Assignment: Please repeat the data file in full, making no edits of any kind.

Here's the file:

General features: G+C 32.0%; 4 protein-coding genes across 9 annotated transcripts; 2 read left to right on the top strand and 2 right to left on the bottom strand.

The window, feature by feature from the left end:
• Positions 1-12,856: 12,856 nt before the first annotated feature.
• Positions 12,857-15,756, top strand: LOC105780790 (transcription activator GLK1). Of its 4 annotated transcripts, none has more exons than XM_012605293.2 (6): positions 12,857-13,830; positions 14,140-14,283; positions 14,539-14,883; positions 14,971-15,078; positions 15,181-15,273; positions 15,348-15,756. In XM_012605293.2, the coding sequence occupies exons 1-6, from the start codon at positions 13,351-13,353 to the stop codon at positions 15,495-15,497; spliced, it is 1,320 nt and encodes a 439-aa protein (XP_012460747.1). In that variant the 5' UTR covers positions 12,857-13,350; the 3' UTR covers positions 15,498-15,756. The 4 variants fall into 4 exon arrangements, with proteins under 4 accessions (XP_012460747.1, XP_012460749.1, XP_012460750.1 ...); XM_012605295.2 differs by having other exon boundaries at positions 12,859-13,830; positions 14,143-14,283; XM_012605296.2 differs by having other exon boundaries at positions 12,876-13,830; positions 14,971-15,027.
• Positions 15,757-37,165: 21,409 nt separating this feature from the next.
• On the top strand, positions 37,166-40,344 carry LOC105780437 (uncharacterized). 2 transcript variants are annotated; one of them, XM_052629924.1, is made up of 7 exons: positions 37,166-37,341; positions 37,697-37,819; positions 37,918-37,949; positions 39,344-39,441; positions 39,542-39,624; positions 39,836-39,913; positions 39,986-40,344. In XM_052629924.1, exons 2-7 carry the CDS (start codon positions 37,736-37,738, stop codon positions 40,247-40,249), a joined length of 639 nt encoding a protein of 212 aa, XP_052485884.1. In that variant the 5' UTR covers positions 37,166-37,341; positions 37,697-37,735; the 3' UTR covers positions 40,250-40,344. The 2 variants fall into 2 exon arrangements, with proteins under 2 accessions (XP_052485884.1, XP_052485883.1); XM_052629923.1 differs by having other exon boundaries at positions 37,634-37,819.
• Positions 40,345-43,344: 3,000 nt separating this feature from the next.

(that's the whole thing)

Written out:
General features: G+C 32.0%; 4 protein-coding genes across 9 annotated transcripts; 2 read left to right on the top strand and 2 right to left on the bottom strand.

The window, feature by feature from the left end:
• Positions 1-12,856: 12,856 nt before the first annotated feature.
• Positions 12,857-15,756, top strand: LOC105780790 (transcription activator GLK1). Of its 4 annotated transcripts, none has more exons than XM_012605293.2 (6): positions 12,857-13,830; positions 14,140-14,283; positions 14,539-14,883; positions 14,971-15,078; positions 15,181-15,273; positions 15,348-15,756. In XM_012605293.2, the coding sequence occupies exons 1-6, from the start codon at positions 13,351-13,353 to the stop codon at positions 15,495-15,497; spliced, it is 1,320 nt and encodes a 439-aa protein (XP_012460747.1). In that variant the 5' UTR covers positions 12,857-13,350; the 3' UTR covers positions 15,498-15,756. The 4 variants fall into 4 exon arrangements, with proteins under 4 accessions (XP_012460747.1, XP_012460749.1, XP_012460750.1 ...); XM_012605295.2 differs by having other exon boundaries at positions 12,859-13,830; positions 14,143-14,283; XM_012605296.2 differs by having other exon boundaries at positions 12,876-13,830; positions 14,971-15,027.
• Positions 15,757-37,165: 21,409 nt separating this feature from the next.
• On the top strand, positions 37,166-40,344 carry LOC105780437 (uncharacterized). 2 transcript variants are annotated; one of them, XM_052629924.1, is made up of 7 exons: positions 37,166-37,341; positions 37,697-37,819; positions 37,918-37,949; positions 39,344-39,441; positions 39,542-39,624; positions 39,836-39,913; positions 39,986-40,344. In XM_052629924.1, exons 2-7 carry the CDS (start codon positions 37,736-37,738, stop codon positions 40,247-40,249), a joined length of 639 nt encoding a protein of 212 aa, XP_052485884.1. In that variant the 5' UTR covers positions 37,166-37,341; positions 37,697-37,735; the 3' UTR covers positions 40,250-40,344. The 2 variants fall into 2 exon arrangements, with proteins under 2 accessions (XP_052485884.1, XP_052485883.1); XM_052629923.1 differs by having other exon boundaries at positions 37,634-37,819.
• Positions 40,345-43,344: 3,000 nt separating this feature from the next.